The importance of Faculty Senate

By Daniel Stratford

As many at the University of Massachusetts are aware, the primary advocate of, and financial provider for the undergraduate student body is the aptly-named Student Government Association. As I have mused in prior columns, the SGA executes a broad swath of responsibilities that have the potential to greatly, and positively, affect the student body at large. Amongst these responsibilities are the so-called “power of the purse” in the form of providing registered student organizations, agencies and area governments with budgets and emergency funding. It also has the “power of the pen” in the form of self-regulation and reform via the SGA Constitution & By-Laws. In this capacity, the SGA also acts as an advisory body to the University administration with regards to policy.

However, government and politics is an intrinsically communal enterprise. As such, the SGA cannot be the proverbial “Alpha and Omega” of student life. As great an institution as it is, it is ultimately just as human as the rest of us. Consequently, it routinely needs to partner with other campus institutions, as well as the administration itself, to accomplish its goals. One of the primary partners of the SGA is the Faculty Senate.

According to its website, the Faculty Senate is composed of “elected faculty members and ex-officio senior academic line administrators who hold faculty rank.” In addition, its responsibilities include “develop[ing], recommend[ing], and review[ing] policy on a broad array of issues that affect the faculty, staff, and graduate and undergraduate students.” In a sense, this is not particularly dissimilar to what the SGA does, albeit at a higher and more advantageous position in UMass’ Great Chain of Academic Being. As such, it has the capacity to affect much more on a much grander scale than the SGA.

Indeed, the two organizations see – or should see – each other as vital partners in a destiny that is inextricably intertwined.

I can personally attest to how efficacious this esteemed body truly is. In my position as Chairman of the SGA Senate Student & Academic Affairs Committee, I am an ex-officio member of the Academic Matters Council. The Academic Matters Council is chaired by the eminent John Jenkins, Professor of Music and former director of the UMass Minuteman Marching Band. I am a member of the Programs sub-committee of that council, which gives initial approval or disapproval of, amongst other things, new certificates, programs, and even whole departments. The council as a whole has also deliberated and passed such matters as the 2013-14 Academic Calendar, as well an increase in the default credit load for full-time students from eighteen to nineteen. As a result, it is easily amongst the most powerful councils in the Faculty Senate, which is composed of councils, committees, and Ad-hoc committees.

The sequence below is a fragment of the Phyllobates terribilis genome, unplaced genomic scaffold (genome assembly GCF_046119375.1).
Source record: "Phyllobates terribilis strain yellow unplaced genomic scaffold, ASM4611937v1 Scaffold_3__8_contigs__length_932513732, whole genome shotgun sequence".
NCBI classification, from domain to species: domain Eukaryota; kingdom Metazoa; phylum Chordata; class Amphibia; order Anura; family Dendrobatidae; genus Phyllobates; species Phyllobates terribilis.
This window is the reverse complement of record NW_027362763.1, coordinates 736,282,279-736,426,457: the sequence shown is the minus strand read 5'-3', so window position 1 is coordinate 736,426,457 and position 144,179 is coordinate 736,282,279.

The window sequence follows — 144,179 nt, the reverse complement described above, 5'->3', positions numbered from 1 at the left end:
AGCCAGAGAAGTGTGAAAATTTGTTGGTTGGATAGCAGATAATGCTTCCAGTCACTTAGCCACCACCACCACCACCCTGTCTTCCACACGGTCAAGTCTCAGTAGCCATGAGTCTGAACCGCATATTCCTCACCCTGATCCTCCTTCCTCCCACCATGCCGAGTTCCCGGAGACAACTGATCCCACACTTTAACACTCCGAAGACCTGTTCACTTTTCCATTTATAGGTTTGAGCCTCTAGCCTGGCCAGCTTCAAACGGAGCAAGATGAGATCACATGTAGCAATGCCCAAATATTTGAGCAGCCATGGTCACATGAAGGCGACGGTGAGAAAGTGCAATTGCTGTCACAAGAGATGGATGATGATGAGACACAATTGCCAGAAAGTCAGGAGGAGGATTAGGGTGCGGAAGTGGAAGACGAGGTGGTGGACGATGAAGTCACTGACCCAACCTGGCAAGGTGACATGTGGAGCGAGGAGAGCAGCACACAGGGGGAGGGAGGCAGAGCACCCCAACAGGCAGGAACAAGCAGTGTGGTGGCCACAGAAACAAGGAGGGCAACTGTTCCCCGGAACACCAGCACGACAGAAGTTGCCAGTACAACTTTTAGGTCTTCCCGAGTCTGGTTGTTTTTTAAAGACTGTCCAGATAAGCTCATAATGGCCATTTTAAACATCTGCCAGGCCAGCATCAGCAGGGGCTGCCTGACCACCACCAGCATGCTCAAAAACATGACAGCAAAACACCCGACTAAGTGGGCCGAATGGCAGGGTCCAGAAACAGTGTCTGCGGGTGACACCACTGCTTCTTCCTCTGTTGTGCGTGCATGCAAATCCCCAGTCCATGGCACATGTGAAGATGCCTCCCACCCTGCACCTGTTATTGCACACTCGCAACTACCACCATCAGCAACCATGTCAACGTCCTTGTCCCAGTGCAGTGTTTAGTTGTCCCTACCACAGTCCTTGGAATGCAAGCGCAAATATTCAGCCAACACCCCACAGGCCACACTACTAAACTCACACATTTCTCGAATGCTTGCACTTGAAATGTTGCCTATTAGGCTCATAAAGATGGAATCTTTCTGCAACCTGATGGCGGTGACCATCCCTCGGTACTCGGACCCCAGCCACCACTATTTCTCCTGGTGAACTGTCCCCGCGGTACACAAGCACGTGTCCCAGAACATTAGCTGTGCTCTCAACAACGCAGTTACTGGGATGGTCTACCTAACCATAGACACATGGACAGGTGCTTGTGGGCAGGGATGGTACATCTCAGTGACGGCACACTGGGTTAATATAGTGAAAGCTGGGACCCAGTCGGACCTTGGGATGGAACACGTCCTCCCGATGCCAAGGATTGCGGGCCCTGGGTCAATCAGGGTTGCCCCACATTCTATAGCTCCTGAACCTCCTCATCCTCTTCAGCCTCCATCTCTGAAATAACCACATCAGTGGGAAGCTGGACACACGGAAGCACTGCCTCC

However, there is a myriad of other committees and councils aside from Academic Matters, including – amongst others – the Academic Priorities Council, the Campus Physical Planning Council, the General Education Council, the University Press Committee, and the Joint Task Force on Accountability (JTFA). They all have a crucial part to play in the daily operations as well as the greater destiny of UMass.

What is truly unique about the Faculty Senate is that, though the lion’s share of its membership is in fact faculty members, many of its committees are open to undergraduate and graduate students. They are not only “open” in the sense of open meetings, but open in the sense of full, voting membership. The Academic Matters Council, for example, reserves membership for one graduate student and three undergraduate students, as well as the Chairman of the SGA Senate Student & Academic Affairs Committee. This generous extension of student membership applies for a broad selection of other Faculty Senate councils and committees as well. This enables students to not only gain crucial experience in the deliberative aspect of the political process, but to also, to use a well-worn aphorism, take control of their academic destinies. Most pertinently, it enables students to palpably and relatively speedily affect issues that are close at heart. Faculty Senate and participation therein affords students an opportunity which they are typically denied – to voice their contentment and criticism about the benefits or malfeasance that may have befallen them in their academic and personal pursuits.

Though I fear to say it, even our own beloved SGA does not wield this kind of influence in the world of academic policy. This, it can be safely asserted, is due to past incompetence. As a result, the forces at work that could legitimately better the existence for large contingents of UMass students began to distrust the SGA and viewed it with contempt.

It is the opinion of this humble senator that the SGA is on the upswing. However, as any prudent person in a position of leadership must do, we as a body have to ascertain and acknowledge our limitations. At the same time, it is imperative that we work with our esteemed partners in the Faculty Senate to position ourselves for a more fruitful and more enviable future. This future is only attainable if the student body at large can re-learn the fine art of bargaining that enables representative politics to function effectively. That adroitness at bargaining and constructive argumentation can only be honed effectively in the presence of parties whose interests are intertwined with our own. This, over all, is the reason why student membership in the Faculty Senate is so crucial for the student body at large, regardless of governmental affiliation. From the perspective of an SGA chairman, the promise of a responsive government is the greatest debt that we owe our constituents.

Dan Stratford is a Collegian columnist and SGA Senator. He can be reached at [email protected]